Updated February 3, 2015
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  Interchromosomal duplications
X chromosome
  • Molecularly defined Y-linked duplications - The duplicated X chromosome segments in this set range from more than 160 genes down to only a few genes and they are arranged in nested sets. The breakpoints provide mapping resolution of a median of nine genes. This is the most convenient set to use for duplication mapping X-linked mutations.

  • Molecularly defined transgenic duplications - The duplicated segments in this set were generated by transgenic methods and contain around 5 to 20 genes. Most are inserted on the third chromosome. This set may provide higher mapping resolution in some regions and may be more convenient for duplicating particular genes.

  • Cytologically defined duplications - These are older duplications generated by irradiation and characterized primarily by polytene chromosome cytology. They vary in size and insertion site, but most are much larger than transgenic duplications. Typically, these duplications are now used to supplement the sets above or when one needs a duplicated segment inserted at an alternative site.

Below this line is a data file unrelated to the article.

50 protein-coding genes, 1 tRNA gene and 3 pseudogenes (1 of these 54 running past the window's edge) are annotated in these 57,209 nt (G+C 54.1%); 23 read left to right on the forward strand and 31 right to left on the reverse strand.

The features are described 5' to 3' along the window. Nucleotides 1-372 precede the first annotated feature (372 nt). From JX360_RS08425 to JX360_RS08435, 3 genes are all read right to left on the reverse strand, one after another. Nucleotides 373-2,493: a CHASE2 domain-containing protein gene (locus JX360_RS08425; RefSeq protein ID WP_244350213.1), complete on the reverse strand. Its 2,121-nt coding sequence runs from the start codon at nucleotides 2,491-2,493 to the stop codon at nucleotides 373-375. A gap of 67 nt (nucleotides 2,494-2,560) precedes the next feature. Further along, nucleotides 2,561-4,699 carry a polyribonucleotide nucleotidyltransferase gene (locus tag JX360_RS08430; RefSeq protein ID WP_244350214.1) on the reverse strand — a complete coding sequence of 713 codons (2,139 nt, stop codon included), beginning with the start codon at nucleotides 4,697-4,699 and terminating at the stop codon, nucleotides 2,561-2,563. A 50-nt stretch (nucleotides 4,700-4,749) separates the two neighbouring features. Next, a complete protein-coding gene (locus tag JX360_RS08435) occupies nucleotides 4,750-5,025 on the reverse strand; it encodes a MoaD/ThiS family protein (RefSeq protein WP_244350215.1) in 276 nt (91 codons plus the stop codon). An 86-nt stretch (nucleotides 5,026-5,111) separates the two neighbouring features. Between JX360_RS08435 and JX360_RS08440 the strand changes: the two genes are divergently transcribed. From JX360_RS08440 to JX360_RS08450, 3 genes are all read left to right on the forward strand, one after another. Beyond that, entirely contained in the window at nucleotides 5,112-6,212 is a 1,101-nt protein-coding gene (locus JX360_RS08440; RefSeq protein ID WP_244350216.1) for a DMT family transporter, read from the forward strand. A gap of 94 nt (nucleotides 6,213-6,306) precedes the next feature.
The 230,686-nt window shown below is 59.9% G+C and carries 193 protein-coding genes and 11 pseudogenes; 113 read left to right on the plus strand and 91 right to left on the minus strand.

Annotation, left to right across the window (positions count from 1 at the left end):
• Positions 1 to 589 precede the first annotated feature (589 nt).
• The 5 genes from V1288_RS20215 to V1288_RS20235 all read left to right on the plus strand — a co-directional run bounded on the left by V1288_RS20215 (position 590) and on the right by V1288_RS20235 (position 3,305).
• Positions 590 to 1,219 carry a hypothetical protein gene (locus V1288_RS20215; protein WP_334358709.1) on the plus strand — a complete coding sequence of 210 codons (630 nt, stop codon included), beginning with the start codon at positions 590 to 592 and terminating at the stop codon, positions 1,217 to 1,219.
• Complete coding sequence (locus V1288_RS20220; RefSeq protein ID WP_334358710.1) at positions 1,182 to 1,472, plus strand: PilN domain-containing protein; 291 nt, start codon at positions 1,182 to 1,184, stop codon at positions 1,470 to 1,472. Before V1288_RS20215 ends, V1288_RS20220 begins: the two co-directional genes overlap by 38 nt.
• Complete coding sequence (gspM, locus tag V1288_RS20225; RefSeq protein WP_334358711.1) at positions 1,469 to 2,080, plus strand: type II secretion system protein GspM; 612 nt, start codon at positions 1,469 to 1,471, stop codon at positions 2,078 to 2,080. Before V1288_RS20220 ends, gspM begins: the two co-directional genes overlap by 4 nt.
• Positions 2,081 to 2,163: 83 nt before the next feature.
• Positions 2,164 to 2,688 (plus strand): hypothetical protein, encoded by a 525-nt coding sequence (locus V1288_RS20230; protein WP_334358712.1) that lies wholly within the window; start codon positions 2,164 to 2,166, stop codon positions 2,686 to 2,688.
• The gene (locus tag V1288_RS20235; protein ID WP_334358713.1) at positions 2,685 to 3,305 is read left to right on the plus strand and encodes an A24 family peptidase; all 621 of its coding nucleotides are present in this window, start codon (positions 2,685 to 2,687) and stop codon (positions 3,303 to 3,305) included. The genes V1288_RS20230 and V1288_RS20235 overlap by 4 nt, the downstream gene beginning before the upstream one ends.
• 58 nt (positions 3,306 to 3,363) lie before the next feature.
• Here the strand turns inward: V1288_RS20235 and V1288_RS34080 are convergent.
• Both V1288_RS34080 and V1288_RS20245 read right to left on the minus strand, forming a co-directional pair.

Additional X Chr lists
  • X Chromosome Duplication Kit - To simplify the initial mapping of X-linked mutations, we have assembled this kit to provide complete coverage with the fewest molecularly defined duplications from the sets above.
  • All molecularly defined X chromosome duplications - A list of all X duplications with sequence-mapped endpoints regardless of source or insertion site.

Second chromosome
Third chromosome
Fourth chromosome
  Intrachromosomal duplications
We list intrachromosomal duplications separately because they are primarily used for changing the dosages of genes and are less useful for gene mapping and rescue experiments. All have been characterized by polytene cytology. The lists below provide efficient coverage of the indicated chromosome with a subset of intrachromosomal duplications: